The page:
Jeff Bagwell, Ivan "Pudge" Rodriguez and Tim Raines, three baseball greats, became baseball immortals Wednesday when they were voted into the National Baseball Hall of Fame. Not everyone was celebrating, however.
Former MLB slugger and eccentric juice box Jose Canseco went on a Twitter tirade upon learning that Bagwell will get a plaque in Cooperstown.
Ultimately, Canseco is right, even if his argument is inartful. Bonds, McGwire, Palermo and (maybe) Sosa should be in the Hall of Fame. The only thing holding them back is the black mark of PED use. By now we know that this alone is a terrible reason for denying someone entry into Cooperstown. Just as players from the '60s and '70s weren't denied for amphetamine abuse and players from the '20s and '30s weren't denied for playing against sandlot-level talent, players from the '90s and '00s should not be denied for rubbing a little cream on their ass or shoving a needle into their thigh. If Bud Selig, the man who made the steroid era possible, can be in the Hall, so too can the era's best players.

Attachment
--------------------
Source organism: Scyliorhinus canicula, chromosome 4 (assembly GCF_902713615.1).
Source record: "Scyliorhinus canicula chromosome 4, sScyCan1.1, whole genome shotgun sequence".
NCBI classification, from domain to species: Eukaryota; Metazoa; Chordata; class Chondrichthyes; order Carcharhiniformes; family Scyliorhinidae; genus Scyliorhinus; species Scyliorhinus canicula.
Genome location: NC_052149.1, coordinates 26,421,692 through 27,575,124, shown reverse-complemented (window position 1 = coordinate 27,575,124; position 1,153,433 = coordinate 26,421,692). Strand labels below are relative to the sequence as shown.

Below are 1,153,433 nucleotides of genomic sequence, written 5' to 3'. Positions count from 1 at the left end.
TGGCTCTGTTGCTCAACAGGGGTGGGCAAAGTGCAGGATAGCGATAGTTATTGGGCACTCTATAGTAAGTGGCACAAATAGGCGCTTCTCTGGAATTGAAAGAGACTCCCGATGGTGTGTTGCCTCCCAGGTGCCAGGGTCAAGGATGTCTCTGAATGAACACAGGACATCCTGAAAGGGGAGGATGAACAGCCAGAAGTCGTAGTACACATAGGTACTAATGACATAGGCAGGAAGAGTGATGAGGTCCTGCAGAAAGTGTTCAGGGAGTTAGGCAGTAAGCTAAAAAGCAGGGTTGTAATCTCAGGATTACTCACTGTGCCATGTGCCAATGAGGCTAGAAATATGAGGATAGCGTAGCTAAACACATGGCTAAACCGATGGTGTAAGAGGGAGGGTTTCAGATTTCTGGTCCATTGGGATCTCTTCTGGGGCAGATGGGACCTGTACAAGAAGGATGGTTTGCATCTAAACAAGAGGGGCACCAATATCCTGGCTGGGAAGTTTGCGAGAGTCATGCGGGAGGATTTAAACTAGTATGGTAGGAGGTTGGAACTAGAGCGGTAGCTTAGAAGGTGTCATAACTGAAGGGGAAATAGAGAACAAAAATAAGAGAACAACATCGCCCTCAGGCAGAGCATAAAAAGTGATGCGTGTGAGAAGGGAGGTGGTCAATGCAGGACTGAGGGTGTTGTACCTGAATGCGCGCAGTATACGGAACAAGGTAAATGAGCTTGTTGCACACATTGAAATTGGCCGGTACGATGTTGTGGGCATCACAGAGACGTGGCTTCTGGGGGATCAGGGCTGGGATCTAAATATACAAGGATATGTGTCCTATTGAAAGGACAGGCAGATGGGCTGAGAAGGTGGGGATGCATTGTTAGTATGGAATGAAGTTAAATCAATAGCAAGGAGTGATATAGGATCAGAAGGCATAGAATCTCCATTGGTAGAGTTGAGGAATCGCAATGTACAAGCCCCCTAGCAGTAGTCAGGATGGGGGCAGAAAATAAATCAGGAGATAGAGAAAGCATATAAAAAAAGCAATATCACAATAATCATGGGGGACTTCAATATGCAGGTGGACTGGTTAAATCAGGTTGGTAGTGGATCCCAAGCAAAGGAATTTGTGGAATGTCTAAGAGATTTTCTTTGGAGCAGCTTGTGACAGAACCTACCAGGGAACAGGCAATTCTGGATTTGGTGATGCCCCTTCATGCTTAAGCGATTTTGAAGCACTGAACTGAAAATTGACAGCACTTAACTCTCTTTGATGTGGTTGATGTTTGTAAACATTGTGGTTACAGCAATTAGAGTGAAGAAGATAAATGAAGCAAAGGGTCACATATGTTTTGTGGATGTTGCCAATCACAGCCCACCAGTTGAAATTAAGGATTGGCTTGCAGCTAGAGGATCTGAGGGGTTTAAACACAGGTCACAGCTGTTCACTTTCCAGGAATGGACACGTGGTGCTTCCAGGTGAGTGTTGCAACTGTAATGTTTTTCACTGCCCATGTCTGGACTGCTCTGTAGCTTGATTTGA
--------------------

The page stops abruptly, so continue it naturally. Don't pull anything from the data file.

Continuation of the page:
The only problem with Canseco's rant is the attempt to smear Bagwell. The longtime Astros first baseman never tested positive for a banned substance and was not mentioned in the notorious Mitchell Report, or any other reports of players who tested positive. Sure, he looked like the Hulk's country cousin, but the lack of evidence linking him to PEDs stands in contrast to all the players Canseco mentioned in his tweets.
Angry as Canseco was in his Twitter tirade, there's actually good reason for him to be happy today. The most prominent players excluded from the Hall because of PEDs are slowly inching their way toward the 75% vote threshold needed for induction. This year Bonds got 53.8% of the vote, up from last year's 44.3%, while Clemens got 54.1%, up from 45.2% last year. They're on the path to Cooperstown and once they're in, the floodgates should open.